Cancer and sugars
In humans, malignancy can be considered as a chronic disease. Based on the simple calculation of the number of cells and the spontaneous mutation rate, cellular transformation is a common and frequent process and only the manifest tumors are rare events. A very efficient cellular repair mechanism and immuno-competent cells and mechanisms (immuno-surveillance) keep the number of growing tumors at a very low level. However, an immune response needs targets, molecules which are specifically expressed on malignant cells and absent on normal cells and tissue . Over the years an enormous amount of data has accumulated clearly showing that tumor-specific epitopes associated with malignant transformation are carbohydrate modifications .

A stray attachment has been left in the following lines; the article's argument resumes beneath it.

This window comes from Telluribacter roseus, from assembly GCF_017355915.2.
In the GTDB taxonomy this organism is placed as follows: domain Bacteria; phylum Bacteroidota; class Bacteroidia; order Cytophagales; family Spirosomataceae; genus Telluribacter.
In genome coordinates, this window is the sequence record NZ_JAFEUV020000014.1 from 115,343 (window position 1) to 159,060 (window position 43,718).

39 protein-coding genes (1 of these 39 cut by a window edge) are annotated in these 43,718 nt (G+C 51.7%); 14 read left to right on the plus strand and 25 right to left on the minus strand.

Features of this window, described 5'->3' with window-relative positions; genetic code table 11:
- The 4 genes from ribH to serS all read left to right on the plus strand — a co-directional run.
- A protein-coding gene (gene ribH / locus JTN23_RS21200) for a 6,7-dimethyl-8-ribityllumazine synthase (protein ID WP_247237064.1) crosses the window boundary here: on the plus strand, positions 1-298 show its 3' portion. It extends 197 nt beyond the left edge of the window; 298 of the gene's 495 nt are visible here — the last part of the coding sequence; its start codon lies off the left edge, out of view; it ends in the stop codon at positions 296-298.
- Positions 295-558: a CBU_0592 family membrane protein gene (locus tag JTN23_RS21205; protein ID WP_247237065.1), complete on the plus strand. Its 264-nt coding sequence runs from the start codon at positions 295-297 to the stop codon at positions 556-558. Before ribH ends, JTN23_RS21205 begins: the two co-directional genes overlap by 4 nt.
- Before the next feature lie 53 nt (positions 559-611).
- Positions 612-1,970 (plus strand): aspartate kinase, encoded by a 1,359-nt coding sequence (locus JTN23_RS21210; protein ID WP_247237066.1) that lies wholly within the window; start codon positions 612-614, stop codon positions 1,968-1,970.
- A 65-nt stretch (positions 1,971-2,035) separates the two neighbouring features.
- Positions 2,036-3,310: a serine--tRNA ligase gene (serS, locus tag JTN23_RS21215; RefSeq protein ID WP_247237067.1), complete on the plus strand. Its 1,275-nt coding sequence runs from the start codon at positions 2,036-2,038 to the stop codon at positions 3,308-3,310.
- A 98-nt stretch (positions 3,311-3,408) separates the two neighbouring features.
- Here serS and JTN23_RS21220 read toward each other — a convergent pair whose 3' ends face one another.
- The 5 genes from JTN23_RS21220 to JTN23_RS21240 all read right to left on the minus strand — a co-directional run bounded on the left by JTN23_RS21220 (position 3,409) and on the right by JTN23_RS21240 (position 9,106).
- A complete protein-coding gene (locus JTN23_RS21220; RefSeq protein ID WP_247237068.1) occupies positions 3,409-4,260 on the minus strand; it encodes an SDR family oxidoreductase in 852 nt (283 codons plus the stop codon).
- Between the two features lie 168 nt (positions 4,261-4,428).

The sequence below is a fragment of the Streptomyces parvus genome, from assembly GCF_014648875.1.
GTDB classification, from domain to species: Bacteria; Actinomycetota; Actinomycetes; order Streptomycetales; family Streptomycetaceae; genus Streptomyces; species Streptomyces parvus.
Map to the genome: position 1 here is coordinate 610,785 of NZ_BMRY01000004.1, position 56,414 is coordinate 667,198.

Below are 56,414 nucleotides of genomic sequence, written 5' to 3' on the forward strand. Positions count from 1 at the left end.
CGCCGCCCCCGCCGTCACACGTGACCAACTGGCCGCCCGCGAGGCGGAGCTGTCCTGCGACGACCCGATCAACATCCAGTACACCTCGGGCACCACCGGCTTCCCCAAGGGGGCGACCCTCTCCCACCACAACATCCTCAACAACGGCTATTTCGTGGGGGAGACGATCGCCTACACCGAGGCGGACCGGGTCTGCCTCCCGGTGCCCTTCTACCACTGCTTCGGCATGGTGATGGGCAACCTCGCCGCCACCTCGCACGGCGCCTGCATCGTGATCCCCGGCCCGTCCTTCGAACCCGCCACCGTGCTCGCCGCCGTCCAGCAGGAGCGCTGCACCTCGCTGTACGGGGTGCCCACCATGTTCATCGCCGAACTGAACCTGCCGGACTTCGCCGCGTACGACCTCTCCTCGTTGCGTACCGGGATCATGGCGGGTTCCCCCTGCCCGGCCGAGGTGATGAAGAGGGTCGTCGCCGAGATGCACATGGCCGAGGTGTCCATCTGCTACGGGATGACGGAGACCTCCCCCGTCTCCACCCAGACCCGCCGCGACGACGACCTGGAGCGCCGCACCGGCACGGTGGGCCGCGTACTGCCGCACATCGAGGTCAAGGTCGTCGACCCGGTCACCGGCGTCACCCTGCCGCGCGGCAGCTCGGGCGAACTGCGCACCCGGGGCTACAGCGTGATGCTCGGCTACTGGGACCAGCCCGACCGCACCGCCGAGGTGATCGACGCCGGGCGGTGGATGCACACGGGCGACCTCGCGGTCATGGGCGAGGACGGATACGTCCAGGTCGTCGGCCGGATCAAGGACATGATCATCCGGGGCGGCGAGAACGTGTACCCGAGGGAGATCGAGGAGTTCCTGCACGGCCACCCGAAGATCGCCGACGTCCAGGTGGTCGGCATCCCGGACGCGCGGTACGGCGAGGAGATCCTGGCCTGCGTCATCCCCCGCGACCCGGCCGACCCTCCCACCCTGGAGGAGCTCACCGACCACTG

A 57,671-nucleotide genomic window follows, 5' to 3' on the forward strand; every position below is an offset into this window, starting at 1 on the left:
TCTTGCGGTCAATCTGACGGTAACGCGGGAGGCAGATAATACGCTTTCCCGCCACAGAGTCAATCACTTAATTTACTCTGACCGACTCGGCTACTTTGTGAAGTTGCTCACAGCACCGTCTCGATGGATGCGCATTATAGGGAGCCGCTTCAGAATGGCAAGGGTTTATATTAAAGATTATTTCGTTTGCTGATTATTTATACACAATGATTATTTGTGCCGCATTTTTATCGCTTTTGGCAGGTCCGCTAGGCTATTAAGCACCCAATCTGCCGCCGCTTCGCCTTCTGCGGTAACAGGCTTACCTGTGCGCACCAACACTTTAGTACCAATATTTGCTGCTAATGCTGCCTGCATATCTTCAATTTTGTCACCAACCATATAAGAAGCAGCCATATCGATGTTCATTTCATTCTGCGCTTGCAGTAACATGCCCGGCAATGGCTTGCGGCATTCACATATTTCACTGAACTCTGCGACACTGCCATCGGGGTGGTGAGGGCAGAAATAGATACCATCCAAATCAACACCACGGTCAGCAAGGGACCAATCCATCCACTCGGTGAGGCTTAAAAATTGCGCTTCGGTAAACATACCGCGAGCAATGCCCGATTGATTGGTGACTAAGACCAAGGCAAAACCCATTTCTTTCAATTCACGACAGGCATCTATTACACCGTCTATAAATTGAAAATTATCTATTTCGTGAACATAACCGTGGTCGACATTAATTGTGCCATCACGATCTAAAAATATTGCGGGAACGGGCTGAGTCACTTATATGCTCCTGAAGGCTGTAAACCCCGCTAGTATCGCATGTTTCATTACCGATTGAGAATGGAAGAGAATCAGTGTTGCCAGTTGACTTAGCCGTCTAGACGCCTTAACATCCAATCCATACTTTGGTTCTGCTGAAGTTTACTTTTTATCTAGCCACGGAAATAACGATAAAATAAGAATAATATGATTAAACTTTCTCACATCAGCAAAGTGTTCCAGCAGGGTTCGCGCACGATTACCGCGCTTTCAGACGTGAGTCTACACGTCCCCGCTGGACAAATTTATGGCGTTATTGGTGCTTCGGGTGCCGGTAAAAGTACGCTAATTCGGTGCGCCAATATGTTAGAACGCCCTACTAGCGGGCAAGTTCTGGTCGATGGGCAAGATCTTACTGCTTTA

Sugars (oligosaccharides and polysaccharides) existing either in free form or in covalent complexes with proteins or lipids are found on all cells in an organism. These glycans are either membrane-associated and form the glycotype of a cell or are secreted. Malignant cells very often secrete specific glycans into the serum and serum measurement of certain glycan levels can be used to facilitate diagnosis, track tumor recurrence or tumor burden or provide a surrogate measure for therapeutic response. For example, the serological markers CA125, CA19-9 and CA15-3 are mucin glycoconjugates commonly over-expressed by ovarian, pancreatic and breast adenocarcinomas, respectively, and their serum levels correlate with tumor burden and prognosis [17, 18]. CA19-9 is the epitope which interacts with SLeA on pancreatic carcinoma mucins  and its expression facilitates selectin-mediated adhesion during haematogenous metastasis. In breast cancer, the tumor antigen CA15-3 is expressed on MUC1, which is aberrantly expressed in more than 90% of breast carcinomas and appears to promote invasion . Therefore, the glycans CA125, CA19-9 and CA15-3 are examples of molecules that not only serve as tumor markers for diagnosis, but also appear to serve as important patho-physiological factors in cancer progression .